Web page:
3) That said, it’s conceivable that you might need to do it in extreme circumstances. You’d want to recognize points 1 and 2 before you did it. But those who claim that five seconds of waterboarding makes us INHUMAN!!!!!1!! in every case, are simply high on self-righteousness. They are the same people who think it’s evil to execute murderers, because Killing is Always Wrong.

Global Warming/Terrorism: A Real Problem/A Manufactured Issue (UPDATED)

Filed under: General — Patterico @ 6:29 am reports:

The American Physical Society, an organization representing nearly 50,000 physicists, has reversed its stance on climate change and is now proclaiming that many of its members disbelieve in human-induced global warming. The APS is also sponsoring public debate on the validity of global warming science. The leadership of the society had previously called the evidence for global warming “incontrovertible.”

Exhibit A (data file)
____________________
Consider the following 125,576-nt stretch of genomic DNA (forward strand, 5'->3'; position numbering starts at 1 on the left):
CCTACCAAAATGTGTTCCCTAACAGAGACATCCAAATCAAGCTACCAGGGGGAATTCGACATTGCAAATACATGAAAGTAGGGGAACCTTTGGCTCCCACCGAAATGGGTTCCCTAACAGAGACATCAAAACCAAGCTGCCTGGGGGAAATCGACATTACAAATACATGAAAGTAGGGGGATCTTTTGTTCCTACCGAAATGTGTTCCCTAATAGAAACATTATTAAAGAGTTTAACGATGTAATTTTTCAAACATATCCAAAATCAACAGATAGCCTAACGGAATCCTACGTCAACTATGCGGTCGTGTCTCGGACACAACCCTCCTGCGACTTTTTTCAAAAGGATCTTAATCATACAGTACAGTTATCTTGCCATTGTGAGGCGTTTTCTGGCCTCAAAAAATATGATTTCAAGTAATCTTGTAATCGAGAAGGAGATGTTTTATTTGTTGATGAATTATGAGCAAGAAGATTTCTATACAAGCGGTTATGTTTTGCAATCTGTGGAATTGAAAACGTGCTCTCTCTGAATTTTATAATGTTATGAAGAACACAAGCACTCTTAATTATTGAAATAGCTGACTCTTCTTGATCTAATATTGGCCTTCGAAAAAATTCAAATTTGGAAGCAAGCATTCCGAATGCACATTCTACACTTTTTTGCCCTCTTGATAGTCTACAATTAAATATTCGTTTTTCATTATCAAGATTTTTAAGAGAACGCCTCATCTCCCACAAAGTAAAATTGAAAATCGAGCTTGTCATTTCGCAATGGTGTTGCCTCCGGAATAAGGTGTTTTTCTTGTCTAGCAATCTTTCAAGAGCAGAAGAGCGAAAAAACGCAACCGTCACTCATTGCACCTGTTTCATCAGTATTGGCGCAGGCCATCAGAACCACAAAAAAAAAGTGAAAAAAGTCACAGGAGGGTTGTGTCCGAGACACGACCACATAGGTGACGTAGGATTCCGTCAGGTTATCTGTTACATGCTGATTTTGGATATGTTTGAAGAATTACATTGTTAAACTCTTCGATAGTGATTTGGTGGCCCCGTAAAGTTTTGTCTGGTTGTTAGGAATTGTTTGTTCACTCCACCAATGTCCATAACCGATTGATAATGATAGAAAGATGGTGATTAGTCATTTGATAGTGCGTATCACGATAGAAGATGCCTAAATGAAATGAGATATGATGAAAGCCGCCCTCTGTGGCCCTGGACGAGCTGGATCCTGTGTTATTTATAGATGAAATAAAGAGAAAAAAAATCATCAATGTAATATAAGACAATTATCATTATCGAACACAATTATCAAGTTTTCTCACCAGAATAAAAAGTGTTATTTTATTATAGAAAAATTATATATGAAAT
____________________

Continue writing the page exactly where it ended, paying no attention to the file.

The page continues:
In a posting to the APS forum, editor Jeffrey Marque explains,”There is a considerable presence within the scientific community of people who do not agree with the IPCC conclusion that anthropogenic CO2 emissions are very probably likely to be primarily responsible for global warming that has occurred since the Industrial Revolution.”

Does this mean anthropogenic global warming is a fraud? Of course not. It just means that those who tell you with supreme confidence that there is only one side to the issue are wrong.